Last modified: Monday, October 8, 2012
Indiana University legal experts available to comment on affirmative-action case
BLOOMINGTON, Ind. -- The U.S. Supreme Court will revisit the heated topic of affirmative action in higher education when it hears oral arguments Wednesday, Oct. 10, in Fisher v. the University of Texas.
The case results from a challenge to admissions policies at the university. Abigail Fisher, a white Texas resident, claimed she was denied admission to the University of Texas in Austin because of her race, while less-qualified minority applicants were admitted. A federal district court and the Fifth Circuit Court of Appeals ruled in favor of the university. But many are predicting the Supreme Court will put new restrictions on the consideration of race.
Indiana University legal experts are available to comment on the case and its implications for education.
Justice Anthony Kennedy's vote will be the deciding factor in the case, with potentially devastating results for affirmative action, says Kevin Brown, an expert on race and education at the IU Maurer School of Law.
"Nine years ago, in Grutter v. Bollinger, the court held that the University of Michigan could consider race as one factor in a narrowly tailored plan to achieve racial diversity," Brown said. "However, Justice Kennedy dissented, which gives us a good indication of what his opinion in Fisher might be."
Brown noted that Kennedy's separate dissenting opinion in the Grutter case stated that "there is no constitutional objection to the goal of considering race as one modest factor among many others to achieve diversity." However, Kennedy objected to the way the University of Michigan Law School achieved this goal. He wrote that the law school's attempt to achieve a "critical mass" of minority students undermined the requirement that there be "individual review" of applicants' qualifications. Critical mass, Kennedy argued, led to an illegal quota system for admitting minorities.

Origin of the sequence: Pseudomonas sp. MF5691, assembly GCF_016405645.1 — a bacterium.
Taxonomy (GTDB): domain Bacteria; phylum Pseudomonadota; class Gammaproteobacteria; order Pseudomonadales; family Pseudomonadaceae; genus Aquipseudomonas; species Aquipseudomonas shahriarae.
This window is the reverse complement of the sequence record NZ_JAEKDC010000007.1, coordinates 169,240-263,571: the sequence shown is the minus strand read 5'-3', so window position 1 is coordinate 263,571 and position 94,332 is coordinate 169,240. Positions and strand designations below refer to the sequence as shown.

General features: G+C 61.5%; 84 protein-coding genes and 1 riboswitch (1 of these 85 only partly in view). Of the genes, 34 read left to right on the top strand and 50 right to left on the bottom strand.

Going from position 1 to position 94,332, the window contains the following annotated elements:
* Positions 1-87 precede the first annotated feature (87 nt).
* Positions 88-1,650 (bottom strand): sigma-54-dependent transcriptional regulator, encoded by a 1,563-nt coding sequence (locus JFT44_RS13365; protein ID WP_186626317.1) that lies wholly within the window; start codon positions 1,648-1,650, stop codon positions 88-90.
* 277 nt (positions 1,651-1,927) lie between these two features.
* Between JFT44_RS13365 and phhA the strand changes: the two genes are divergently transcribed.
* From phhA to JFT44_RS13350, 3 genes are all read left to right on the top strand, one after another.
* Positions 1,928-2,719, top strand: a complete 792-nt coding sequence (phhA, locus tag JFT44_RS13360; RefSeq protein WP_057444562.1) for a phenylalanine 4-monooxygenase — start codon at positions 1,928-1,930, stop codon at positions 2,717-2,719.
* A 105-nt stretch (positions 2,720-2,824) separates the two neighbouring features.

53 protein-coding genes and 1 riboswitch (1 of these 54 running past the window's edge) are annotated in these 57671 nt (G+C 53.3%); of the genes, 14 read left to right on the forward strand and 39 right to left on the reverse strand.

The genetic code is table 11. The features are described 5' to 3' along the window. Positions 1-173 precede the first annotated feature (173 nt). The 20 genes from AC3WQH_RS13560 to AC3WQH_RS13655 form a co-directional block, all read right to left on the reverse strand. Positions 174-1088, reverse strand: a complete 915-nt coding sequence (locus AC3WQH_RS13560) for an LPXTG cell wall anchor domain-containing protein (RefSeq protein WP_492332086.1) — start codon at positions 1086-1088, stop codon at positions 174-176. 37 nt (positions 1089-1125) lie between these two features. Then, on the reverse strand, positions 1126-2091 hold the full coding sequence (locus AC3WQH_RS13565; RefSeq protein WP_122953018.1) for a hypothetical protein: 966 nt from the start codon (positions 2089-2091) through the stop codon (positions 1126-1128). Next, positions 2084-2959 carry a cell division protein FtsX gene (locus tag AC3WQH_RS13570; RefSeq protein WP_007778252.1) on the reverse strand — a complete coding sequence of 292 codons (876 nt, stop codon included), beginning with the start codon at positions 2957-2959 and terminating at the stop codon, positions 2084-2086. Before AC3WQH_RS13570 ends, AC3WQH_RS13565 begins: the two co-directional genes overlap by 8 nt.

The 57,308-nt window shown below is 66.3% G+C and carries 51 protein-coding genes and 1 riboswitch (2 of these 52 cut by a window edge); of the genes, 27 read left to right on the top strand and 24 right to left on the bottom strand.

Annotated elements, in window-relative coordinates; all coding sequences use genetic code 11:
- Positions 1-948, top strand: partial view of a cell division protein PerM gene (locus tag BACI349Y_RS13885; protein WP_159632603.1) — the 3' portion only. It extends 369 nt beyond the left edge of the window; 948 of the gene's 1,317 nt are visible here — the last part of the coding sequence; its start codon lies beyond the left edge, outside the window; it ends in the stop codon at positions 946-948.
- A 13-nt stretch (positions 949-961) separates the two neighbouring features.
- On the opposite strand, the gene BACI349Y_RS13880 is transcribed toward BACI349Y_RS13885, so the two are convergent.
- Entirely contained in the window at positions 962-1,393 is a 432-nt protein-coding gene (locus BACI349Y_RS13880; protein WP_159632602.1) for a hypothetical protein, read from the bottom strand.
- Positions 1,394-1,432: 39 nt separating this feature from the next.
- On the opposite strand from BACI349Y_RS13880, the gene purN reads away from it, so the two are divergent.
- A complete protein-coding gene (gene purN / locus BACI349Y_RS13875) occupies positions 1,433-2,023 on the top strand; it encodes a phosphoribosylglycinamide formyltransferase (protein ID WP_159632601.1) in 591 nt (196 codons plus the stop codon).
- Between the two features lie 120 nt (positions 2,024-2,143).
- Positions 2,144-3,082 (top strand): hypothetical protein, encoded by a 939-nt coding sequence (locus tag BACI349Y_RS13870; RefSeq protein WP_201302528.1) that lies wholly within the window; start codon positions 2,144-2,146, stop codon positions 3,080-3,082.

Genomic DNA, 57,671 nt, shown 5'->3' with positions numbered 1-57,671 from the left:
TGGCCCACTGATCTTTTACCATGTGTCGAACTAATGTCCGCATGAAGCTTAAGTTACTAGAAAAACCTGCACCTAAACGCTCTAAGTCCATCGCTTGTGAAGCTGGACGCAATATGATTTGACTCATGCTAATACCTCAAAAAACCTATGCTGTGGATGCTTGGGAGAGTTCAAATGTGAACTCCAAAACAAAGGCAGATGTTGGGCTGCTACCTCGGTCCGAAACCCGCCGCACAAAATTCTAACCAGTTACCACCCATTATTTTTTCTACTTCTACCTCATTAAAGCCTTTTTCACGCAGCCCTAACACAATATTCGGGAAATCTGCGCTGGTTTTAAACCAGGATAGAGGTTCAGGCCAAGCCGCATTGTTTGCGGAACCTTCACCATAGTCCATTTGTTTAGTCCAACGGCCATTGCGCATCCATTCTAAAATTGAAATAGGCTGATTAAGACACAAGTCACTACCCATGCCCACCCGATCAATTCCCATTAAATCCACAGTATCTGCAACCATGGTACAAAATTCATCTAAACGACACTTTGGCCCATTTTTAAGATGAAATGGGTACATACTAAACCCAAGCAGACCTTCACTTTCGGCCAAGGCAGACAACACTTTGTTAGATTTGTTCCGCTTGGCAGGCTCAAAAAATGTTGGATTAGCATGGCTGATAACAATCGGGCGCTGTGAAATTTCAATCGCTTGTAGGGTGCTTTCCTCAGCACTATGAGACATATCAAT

The Fisher case is different, Brown said, because the University of Texas has not tried to reach a critical mass of minority students outside of the state's plan that automatically admits applicants who are Texas residents and place in the top 10 percent of their high school class.
"If Justice Kennedy continues to follow his reasoning in Grutter, he might uphold the use of race as a decision factor at the University of Texas," Brown said.
But here's the rub. The result of Kennedy's reasoning is that race can count in admissions decisions; it just can't count as much. Ironically, that could leave minority applicants much worse off than now.
"If admissions officials at selective higher education programs are told that race cannot count for as much in the future as it does now," Brown said, "the only way that admissions officials can operationalize this requirement is to substantially reduce the percentage of underrepresented minorities that they admit."